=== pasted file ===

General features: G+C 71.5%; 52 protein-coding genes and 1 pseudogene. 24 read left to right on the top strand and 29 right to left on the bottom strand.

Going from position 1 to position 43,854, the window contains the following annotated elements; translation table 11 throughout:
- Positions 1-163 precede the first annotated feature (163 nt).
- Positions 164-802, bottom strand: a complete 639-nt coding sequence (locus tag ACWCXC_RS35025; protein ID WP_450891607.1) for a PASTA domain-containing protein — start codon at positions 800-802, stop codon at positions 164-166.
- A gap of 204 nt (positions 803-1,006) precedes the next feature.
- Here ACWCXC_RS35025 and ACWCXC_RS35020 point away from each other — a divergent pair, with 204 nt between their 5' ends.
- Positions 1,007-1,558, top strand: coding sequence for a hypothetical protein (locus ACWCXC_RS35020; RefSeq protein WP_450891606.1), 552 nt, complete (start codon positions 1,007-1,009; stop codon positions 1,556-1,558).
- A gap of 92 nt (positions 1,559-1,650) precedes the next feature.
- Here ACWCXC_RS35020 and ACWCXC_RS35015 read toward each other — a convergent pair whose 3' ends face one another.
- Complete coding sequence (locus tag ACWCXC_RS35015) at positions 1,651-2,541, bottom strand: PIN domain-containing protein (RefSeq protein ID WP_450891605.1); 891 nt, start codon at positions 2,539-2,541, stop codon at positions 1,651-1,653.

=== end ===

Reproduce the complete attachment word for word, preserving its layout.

General features: G+C 71.5%; 52 protein-coding genes and 1 pseudogene. 24 read left to right on the top strand and 29 right to left on the bottom strand.

Going from position 1 to position 43,854, the window contains the following annotated elements; translation table 11 throughout:
- Positions 1-163 precede the first annotated feature (163 nt).
- Positions 164-802, bottom strand: a complete 639-nt coding sequence (locus tag ACWCXC_RS35025; protein ID WP_450891607.1) for a PASTA domain-containing protein — start codon at positions 800-802, stop codon at positions 164-166.
- A gap of 204 nt (positions 803-1,006) precedes the next feature.
- Here ACWCXC_RS35025 and ACWCXC_RS35020 point away from each other — a divergent pair, with 204 nt between their 5' ends.
- Positions 1,007-1,558, top strand: coding sequence for a hypothetical protein (locus ACWCXC_RS35020; RefSeq protein WP_450891606.1), 552 nt, complete (start codon positions 1,007-1,009; stop codon positions 1,556-1,558).
- A gap of 92 nt (positions 1,559-1,650) precedes the next feature.
- Here ACWCXC_RS35020 and ACWCXC_RS35015 read toward each other — a convergent pair whose 3' ends face one another.
- Complete coding sequence (locus tag ACWCXC_RS35015) at positions 1,651-2,541, bottom strand: PIN domain-containing protein (RefSeq protein ID WP_450891605.1); 891 nt, start codon at positions 2,539-2,541, stop codon at positions 1,651-1,653.